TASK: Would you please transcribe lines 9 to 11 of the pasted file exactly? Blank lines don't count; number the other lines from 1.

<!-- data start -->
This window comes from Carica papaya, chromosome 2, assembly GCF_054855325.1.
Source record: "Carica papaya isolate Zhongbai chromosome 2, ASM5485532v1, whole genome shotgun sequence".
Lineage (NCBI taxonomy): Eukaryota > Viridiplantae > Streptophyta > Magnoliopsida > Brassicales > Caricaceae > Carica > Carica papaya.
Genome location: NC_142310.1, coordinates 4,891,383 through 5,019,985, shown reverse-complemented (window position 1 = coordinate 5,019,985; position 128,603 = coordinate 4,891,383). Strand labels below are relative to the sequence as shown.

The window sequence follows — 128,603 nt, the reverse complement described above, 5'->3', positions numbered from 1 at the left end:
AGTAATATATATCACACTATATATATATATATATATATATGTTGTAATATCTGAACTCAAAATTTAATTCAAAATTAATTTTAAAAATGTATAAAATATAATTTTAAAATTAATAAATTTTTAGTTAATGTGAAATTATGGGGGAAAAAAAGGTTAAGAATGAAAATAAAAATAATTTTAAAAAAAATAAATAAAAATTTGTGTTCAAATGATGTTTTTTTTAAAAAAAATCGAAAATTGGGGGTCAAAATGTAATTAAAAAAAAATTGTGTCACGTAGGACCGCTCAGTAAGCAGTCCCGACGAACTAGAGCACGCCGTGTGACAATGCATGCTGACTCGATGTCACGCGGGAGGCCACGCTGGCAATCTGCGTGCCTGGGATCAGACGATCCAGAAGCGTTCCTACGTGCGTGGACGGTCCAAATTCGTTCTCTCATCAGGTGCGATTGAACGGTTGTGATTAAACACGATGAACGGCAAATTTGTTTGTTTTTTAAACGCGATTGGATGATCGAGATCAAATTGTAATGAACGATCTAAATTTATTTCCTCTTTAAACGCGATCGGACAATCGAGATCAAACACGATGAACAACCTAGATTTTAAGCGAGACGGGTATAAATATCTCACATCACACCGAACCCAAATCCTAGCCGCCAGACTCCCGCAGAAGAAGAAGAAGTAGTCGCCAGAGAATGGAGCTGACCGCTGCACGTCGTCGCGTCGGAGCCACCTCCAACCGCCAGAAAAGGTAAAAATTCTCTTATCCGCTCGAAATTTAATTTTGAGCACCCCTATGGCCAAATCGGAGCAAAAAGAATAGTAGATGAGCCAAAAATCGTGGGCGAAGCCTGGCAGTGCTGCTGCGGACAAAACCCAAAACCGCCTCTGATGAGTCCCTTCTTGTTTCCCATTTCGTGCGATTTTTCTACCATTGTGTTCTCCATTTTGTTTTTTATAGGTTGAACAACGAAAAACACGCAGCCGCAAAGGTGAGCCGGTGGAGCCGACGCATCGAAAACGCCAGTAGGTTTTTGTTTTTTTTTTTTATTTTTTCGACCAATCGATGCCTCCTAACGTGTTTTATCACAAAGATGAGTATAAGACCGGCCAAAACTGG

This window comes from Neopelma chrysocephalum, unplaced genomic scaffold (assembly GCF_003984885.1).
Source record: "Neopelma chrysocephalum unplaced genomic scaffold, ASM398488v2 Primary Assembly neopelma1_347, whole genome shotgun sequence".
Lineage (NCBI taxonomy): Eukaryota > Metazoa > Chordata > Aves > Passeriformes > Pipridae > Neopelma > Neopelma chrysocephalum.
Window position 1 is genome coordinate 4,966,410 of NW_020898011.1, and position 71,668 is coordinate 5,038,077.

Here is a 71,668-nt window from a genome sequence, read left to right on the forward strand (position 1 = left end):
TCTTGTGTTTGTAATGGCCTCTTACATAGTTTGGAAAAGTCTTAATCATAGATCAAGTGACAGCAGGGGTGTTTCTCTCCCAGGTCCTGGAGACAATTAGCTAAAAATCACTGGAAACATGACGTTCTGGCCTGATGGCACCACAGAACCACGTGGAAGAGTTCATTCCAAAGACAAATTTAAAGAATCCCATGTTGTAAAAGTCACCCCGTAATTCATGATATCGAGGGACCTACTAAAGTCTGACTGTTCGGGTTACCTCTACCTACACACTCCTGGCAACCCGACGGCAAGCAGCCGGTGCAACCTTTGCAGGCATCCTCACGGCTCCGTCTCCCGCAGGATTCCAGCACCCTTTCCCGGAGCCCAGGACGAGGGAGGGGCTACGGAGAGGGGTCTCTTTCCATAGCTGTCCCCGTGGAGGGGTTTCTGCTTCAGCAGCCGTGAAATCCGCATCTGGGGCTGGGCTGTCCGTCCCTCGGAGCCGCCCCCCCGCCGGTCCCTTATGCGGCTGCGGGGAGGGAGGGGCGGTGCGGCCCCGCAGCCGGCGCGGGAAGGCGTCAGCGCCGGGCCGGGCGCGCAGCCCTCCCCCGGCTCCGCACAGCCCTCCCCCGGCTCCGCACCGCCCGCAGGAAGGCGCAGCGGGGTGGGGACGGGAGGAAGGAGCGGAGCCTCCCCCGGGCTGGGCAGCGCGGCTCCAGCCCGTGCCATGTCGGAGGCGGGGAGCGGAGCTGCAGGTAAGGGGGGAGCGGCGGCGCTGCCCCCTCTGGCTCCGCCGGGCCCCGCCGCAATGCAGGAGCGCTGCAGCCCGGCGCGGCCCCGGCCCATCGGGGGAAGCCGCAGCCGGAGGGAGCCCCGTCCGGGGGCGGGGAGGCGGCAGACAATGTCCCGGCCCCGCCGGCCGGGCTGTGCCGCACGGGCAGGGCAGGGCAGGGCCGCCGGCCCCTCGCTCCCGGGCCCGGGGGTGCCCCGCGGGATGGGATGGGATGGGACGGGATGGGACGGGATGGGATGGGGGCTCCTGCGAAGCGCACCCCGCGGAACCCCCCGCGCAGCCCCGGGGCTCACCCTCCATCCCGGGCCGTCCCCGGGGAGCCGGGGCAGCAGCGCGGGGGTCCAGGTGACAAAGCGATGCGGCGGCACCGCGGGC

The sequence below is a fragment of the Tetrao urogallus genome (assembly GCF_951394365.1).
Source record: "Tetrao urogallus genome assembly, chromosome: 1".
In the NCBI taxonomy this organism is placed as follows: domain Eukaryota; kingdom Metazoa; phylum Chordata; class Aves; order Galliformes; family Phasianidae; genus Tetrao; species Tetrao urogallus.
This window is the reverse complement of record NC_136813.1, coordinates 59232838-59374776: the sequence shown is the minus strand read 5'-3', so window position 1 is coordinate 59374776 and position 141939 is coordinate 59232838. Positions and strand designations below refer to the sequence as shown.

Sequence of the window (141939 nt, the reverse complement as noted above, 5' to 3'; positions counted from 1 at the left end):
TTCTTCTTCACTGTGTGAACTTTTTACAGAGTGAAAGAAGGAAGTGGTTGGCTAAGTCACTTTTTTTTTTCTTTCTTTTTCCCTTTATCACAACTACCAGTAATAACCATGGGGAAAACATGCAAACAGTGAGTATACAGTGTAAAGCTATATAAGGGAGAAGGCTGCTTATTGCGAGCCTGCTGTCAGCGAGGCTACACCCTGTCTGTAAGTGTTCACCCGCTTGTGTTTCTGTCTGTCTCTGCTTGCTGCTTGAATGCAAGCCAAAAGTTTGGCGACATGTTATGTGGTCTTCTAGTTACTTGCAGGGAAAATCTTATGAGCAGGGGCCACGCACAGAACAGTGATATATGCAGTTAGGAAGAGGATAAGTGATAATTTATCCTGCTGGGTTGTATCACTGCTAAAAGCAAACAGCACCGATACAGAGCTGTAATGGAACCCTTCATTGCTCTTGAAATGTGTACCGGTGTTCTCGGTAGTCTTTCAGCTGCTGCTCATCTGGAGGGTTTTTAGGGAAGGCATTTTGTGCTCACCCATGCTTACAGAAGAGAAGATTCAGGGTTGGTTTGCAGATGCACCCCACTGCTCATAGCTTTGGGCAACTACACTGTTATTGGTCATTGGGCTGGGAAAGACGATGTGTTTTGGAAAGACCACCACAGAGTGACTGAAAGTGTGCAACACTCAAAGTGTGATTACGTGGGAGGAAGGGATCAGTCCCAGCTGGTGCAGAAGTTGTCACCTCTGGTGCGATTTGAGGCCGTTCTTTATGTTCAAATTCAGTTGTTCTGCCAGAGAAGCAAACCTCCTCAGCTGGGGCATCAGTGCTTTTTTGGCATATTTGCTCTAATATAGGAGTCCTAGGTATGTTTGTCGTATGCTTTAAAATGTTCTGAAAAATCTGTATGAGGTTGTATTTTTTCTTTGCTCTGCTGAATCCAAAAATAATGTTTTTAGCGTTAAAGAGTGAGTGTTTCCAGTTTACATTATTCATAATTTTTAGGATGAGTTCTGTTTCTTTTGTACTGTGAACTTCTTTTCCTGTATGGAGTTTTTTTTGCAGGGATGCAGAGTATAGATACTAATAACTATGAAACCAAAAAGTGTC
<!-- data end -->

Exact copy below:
Lineage (NCBI taxonomy): Eukaryota > Metazoa > Chordata > Aves > Passeriformes > Pipridae > Neopelma > Neopelma chrysocephalum.
Window position 1 is genome coordinate 4,966,410 of NW_020898011.1, and position 71,668 is coordinate 5,038,077.

Here is a 71,668-nt window from a genome sequence, read left to right on the forward strand (position 1 = left end):